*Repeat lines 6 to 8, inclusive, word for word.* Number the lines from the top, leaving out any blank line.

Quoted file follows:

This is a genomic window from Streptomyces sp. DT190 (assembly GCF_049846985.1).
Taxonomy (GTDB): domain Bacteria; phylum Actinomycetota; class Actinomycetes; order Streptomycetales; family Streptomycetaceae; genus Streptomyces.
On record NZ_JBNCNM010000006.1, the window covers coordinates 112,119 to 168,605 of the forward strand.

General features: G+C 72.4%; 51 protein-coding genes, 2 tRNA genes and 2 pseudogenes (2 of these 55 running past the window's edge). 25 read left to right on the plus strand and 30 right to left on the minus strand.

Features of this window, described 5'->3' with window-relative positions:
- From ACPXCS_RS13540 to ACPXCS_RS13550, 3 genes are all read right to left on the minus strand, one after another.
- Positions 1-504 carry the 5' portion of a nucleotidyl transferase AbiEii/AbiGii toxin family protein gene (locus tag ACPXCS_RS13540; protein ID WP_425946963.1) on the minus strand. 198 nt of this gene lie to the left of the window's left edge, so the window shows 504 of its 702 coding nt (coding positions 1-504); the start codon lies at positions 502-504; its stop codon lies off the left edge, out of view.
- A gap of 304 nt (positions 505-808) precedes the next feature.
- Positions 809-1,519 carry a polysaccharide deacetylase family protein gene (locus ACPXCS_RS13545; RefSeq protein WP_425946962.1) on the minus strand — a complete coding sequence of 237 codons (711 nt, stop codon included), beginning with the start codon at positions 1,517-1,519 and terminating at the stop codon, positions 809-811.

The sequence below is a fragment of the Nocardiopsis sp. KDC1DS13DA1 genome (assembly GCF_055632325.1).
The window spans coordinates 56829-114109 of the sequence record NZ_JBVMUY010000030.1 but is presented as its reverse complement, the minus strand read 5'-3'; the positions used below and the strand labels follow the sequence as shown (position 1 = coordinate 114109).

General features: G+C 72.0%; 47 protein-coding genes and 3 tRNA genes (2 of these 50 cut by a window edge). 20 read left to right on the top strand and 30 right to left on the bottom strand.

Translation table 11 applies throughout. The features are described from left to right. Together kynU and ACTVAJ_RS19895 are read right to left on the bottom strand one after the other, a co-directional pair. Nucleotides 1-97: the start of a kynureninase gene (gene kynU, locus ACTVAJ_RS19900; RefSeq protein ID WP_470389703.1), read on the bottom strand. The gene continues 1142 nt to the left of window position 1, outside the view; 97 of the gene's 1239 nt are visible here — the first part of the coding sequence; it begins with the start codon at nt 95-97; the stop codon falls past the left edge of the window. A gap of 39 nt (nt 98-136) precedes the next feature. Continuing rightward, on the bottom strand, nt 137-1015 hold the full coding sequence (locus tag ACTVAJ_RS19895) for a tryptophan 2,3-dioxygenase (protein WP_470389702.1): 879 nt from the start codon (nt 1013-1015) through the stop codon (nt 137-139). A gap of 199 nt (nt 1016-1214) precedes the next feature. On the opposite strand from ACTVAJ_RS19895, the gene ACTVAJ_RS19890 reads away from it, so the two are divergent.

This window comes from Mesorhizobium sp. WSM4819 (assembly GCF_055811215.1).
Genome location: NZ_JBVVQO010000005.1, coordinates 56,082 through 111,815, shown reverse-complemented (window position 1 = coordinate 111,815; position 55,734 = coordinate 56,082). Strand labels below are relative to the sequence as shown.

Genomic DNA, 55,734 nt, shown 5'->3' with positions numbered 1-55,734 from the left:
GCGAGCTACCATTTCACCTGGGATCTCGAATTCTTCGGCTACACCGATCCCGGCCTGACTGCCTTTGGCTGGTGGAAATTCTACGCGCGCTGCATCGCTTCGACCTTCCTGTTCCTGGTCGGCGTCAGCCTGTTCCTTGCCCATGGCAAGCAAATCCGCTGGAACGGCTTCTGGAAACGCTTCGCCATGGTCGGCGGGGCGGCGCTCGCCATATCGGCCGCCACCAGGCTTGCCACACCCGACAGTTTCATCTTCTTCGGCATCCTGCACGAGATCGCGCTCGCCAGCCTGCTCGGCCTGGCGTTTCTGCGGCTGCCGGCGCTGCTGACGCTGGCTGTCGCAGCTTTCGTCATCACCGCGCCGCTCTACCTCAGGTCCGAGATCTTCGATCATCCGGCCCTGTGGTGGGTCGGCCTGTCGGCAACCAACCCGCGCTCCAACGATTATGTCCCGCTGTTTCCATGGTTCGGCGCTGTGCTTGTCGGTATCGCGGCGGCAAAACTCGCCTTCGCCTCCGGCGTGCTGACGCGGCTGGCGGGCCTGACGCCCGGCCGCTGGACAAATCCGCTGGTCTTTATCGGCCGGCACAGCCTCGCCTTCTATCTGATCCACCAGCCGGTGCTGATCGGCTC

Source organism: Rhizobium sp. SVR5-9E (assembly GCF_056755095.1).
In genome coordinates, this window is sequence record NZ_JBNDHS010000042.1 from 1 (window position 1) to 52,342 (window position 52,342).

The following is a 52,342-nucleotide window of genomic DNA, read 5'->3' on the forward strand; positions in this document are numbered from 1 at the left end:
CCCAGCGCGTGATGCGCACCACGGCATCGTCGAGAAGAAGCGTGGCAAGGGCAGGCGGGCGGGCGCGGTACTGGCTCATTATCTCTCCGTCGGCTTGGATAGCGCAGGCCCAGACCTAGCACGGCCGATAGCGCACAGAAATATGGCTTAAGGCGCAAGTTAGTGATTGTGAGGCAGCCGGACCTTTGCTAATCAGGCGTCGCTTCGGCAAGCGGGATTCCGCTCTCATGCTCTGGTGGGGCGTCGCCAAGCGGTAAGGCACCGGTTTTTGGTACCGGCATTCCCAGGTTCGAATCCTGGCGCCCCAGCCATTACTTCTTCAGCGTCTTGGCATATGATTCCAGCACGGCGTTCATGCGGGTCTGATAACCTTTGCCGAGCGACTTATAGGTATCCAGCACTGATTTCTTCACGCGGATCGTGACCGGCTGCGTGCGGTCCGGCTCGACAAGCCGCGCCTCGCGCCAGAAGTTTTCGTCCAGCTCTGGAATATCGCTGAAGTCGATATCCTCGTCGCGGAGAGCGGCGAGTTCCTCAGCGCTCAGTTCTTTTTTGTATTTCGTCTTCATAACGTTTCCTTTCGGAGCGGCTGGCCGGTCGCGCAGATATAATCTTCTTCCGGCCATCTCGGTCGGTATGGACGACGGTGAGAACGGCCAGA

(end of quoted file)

- From ACPXCS_RS13540 to ACPXCS_RS13550, 3 genes are all read right to left on the minus strand, one after another.
- Positions 1-504 carry the 5' portion of a nucleotidyl transferase AbiEii/AbiGii toxin family protein gene (locus tag ACPXCS_RS13540; protein ID WP_425946963.1) on the minus strand. 198 nt of this gene lie to the left of the window's left edge, so the window shows 504 of its 702 coding nt (coding positions 1-504); the start codon lies at positions 502-504; its stop codon lies off the left edge, out of view.
- A gap of 304 nt (positions 505-808) precedes the next feature.